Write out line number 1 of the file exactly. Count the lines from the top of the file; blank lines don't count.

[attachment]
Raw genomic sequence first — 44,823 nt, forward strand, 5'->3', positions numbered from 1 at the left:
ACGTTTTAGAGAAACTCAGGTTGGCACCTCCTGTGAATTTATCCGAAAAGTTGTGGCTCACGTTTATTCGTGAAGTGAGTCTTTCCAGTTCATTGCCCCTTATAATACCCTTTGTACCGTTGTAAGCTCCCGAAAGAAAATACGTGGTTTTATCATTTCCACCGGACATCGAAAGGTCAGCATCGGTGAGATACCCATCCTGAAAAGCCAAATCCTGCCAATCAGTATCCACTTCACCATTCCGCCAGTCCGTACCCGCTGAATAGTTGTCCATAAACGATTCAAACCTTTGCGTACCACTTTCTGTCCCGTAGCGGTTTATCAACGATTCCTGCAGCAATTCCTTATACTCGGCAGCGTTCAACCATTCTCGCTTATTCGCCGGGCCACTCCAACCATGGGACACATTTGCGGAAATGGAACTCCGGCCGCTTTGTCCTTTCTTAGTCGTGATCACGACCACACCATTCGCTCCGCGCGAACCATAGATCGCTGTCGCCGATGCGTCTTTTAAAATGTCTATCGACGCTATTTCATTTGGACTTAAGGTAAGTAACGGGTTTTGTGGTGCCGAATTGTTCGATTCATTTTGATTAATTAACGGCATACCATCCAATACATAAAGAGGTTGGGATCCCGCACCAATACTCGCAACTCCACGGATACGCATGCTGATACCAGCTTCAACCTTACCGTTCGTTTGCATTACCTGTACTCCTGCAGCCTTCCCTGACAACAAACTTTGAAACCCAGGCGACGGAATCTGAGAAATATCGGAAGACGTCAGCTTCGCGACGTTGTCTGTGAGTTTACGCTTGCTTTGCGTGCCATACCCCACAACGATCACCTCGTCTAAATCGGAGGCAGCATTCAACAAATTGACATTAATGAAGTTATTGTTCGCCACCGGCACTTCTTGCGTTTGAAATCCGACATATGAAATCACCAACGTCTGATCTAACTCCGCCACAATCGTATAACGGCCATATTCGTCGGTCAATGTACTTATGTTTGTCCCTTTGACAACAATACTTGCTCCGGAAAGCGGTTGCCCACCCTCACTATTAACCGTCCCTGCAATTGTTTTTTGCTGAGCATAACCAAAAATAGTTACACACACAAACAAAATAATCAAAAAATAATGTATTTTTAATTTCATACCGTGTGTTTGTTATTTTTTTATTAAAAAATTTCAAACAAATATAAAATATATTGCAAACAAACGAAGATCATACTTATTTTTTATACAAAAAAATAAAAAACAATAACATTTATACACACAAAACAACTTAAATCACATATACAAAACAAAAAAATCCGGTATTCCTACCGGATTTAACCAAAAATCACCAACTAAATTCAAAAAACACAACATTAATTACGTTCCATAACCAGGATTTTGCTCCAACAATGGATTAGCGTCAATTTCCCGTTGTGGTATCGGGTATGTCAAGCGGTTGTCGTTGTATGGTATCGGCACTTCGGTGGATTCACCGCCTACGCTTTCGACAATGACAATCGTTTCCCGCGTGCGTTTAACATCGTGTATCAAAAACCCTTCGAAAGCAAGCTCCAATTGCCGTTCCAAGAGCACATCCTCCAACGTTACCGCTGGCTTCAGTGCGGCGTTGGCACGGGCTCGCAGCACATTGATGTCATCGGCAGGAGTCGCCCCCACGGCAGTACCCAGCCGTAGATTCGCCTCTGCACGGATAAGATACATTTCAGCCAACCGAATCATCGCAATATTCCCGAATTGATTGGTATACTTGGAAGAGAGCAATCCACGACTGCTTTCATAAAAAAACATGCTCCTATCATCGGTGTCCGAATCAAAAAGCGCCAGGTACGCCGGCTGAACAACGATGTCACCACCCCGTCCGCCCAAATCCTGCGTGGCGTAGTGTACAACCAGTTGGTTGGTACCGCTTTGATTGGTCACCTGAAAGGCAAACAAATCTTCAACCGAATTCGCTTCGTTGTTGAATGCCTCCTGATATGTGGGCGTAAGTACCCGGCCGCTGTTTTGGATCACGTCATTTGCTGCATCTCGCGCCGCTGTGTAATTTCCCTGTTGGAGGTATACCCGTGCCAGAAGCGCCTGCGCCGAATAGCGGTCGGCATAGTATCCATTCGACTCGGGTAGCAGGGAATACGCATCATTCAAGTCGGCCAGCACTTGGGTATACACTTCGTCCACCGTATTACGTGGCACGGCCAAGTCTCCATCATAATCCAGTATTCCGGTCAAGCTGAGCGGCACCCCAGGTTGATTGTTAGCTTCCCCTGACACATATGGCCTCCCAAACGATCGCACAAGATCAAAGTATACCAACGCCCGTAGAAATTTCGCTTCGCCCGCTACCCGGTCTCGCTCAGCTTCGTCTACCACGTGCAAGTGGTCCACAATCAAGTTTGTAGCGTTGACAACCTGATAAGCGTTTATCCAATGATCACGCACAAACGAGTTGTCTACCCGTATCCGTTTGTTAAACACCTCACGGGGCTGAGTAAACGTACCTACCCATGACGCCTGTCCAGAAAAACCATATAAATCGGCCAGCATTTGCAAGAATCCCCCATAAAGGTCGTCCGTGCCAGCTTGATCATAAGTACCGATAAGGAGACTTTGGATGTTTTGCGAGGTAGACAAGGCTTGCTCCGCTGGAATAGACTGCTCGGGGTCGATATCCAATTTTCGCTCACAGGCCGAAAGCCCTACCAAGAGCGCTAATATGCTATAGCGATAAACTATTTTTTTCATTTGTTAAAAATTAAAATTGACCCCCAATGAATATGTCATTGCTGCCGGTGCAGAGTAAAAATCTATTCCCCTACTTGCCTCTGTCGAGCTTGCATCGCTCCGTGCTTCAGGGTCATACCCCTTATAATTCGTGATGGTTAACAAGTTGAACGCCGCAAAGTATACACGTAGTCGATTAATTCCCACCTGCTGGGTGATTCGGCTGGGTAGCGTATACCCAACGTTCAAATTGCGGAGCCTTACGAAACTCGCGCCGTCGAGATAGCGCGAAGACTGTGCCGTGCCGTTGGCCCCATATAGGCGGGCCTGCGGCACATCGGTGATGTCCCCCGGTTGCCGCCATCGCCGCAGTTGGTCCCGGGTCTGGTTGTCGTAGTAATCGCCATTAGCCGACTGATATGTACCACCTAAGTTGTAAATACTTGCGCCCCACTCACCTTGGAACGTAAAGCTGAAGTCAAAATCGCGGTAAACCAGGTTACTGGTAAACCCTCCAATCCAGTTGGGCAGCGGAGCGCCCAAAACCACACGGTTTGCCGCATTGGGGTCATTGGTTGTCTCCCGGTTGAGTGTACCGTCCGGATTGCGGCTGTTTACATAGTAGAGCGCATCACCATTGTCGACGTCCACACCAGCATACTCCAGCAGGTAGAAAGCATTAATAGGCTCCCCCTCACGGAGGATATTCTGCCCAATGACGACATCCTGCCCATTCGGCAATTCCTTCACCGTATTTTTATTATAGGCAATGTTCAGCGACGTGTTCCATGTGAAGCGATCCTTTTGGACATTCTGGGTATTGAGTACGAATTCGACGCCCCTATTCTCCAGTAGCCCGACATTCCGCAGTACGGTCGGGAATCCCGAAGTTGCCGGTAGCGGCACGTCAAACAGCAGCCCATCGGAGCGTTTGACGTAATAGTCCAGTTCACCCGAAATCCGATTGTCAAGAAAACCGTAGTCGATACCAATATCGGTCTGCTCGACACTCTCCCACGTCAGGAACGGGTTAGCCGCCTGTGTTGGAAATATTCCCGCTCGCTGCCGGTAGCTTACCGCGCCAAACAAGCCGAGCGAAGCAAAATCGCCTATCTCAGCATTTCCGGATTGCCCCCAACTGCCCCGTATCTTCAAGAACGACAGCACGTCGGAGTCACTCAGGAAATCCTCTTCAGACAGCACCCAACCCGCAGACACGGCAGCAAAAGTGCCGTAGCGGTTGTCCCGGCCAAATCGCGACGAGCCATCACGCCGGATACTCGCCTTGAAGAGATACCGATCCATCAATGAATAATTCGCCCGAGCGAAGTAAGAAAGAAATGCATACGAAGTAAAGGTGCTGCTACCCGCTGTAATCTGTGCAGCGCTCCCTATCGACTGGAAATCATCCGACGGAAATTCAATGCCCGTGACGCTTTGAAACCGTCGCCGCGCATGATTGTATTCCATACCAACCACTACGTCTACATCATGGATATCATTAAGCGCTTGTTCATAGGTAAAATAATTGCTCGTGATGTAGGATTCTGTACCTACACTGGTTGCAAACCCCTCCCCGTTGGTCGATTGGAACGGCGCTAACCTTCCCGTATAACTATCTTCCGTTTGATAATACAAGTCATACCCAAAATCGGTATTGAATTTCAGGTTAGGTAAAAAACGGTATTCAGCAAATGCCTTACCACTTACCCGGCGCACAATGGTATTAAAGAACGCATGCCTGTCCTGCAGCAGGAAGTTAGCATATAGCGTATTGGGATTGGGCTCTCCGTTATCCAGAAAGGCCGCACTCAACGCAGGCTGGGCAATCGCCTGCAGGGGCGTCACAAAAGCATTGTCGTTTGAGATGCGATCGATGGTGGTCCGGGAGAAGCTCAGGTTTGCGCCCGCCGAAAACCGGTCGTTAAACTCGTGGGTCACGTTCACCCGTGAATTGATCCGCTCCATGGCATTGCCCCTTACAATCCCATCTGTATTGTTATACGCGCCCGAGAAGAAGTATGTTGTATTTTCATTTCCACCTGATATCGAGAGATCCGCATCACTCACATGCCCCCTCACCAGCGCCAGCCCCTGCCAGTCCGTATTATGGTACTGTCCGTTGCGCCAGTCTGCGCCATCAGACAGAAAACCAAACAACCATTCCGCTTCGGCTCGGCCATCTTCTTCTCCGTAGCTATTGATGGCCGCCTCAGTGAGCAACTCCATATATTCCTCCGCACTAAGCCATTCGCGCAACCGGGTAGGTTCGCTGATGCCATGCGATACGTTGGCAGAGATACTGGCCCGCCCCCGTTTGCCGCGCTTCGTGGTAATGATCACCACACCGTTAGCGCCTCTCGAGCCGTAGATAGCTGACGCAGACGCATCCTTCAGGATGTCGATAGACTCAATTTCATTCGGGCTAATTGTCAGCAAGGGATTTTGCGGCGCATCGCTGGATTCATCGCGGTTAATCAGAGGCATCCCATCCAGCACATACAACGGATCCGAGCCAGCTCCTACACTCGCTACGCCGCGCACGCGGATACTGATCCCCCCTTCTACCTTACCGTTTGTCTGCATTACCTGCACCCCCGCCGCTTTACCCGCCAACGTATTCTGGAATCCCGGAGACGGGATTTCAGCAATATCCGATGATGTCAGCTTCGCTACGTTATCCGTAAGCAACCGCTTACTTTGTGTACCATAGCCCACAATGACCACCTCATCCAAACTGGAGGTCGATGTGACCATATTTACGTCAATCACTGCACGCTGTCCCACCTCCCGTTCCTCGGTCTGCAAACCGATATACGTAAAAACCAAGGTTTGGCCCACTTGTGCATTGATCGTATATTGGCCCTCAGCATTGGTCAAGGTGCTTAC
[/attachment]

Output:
Raw genomic sequence first — 44,823 nt, forward strand, 5'->3', positions numbered from 1 at the left: